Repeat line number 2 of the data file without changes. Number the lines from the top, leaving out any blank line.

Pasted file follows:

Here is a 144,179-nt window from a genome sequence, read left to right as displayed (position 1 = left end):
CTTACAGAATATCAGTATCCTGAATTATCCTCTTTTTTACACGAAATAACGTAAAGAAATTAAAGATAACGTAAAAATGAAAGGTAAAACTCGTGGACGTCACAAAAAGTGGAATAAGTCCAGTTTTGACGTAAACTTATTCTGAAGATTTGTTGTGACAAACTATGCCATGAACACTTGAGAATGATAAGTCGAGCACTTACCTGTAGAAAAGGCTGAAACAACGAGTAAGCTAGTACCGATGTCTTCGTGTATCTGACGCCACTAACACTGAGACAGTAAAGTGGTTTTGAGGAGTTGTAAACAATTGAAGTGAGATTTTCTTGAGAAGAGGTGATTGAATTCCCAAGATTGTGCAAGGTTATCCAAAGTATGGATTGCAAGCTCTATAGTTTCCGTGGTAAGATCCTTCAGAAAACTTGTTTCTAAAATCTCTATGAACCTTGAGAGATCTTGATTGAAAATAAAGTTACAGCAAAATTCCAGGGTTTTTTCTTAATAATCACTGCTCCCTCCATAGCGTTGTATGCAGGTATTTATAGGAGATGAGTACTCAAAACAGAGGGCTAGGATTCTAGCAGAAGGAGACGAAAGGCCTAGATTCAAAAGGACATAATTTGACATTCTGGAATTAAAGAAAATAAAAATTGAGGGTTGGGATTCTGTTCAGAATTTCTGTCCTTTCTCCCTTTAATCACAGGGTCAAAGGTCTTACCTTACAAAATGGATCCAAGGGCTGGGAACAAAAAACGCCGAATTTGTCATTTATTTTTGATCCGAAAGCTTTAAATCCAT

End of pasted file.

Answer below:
CTTACAGAATATCAGTATCCTGAATTATCCTCTTTTTTACACGAAATAACGTAAAGAAATTAAAGATAACGTAAAAATGAAAGGTAAAACTCGTGGACGTCACAAAAAGTGGAATAAGTCCAGTTTTGACGTAAACTTATTCTGAAGATTTGTTGTGACAAACTATGCCATGAACACTTGAGAATGATAAGTCGAGCACTTACCTGTAGAAAAGGCTGAAACAACGAGTAAGCTAGTACCGATGTCTTCGTGTATCTGACGCCACTAACACTGAGACAGTAAAGTGGTTTTGAGGAGTTGTAAACAATTGAAGTGAGATTTTCTTGAGAAGAGGTGATTGAATTCCCAAGATTGTGCAAGGTTATCCAAAGTATGGATTGCAAGCTCTATAGTTTCCGTGGTAAGATCCTTCAGAAAACTTGTTTCTAAAATCTCTATGAACCTTGAGAGATCTTGATTGAAAATAAAGTTACAGCAAAATTCCAGGGTTTTTTCTTAATAATCACTGCTCCCTCCATAGCGTTGTATGCAGGTATTTATAGGAGATGAGTACTCAAAACAGAGGGCTAGGATTCTAGCAGAAGGAGACGAAAGGCCTAGATTCAAAAGGACATAATTTGACATTCTGGAATTAAAGAAAATAAAAATTGAGGGTTGGGATTCTGTTCAGAATTTCTGTCCTTTCTCCCTTTAATCACAGGGTCAAAGGTCTTACCTTACAAAATGGATCCAAGGGCTGGGAACAAAAAACGCCGAATTTGTCATTTATTTTTGATCCGAAAGCTTTAAATCCAT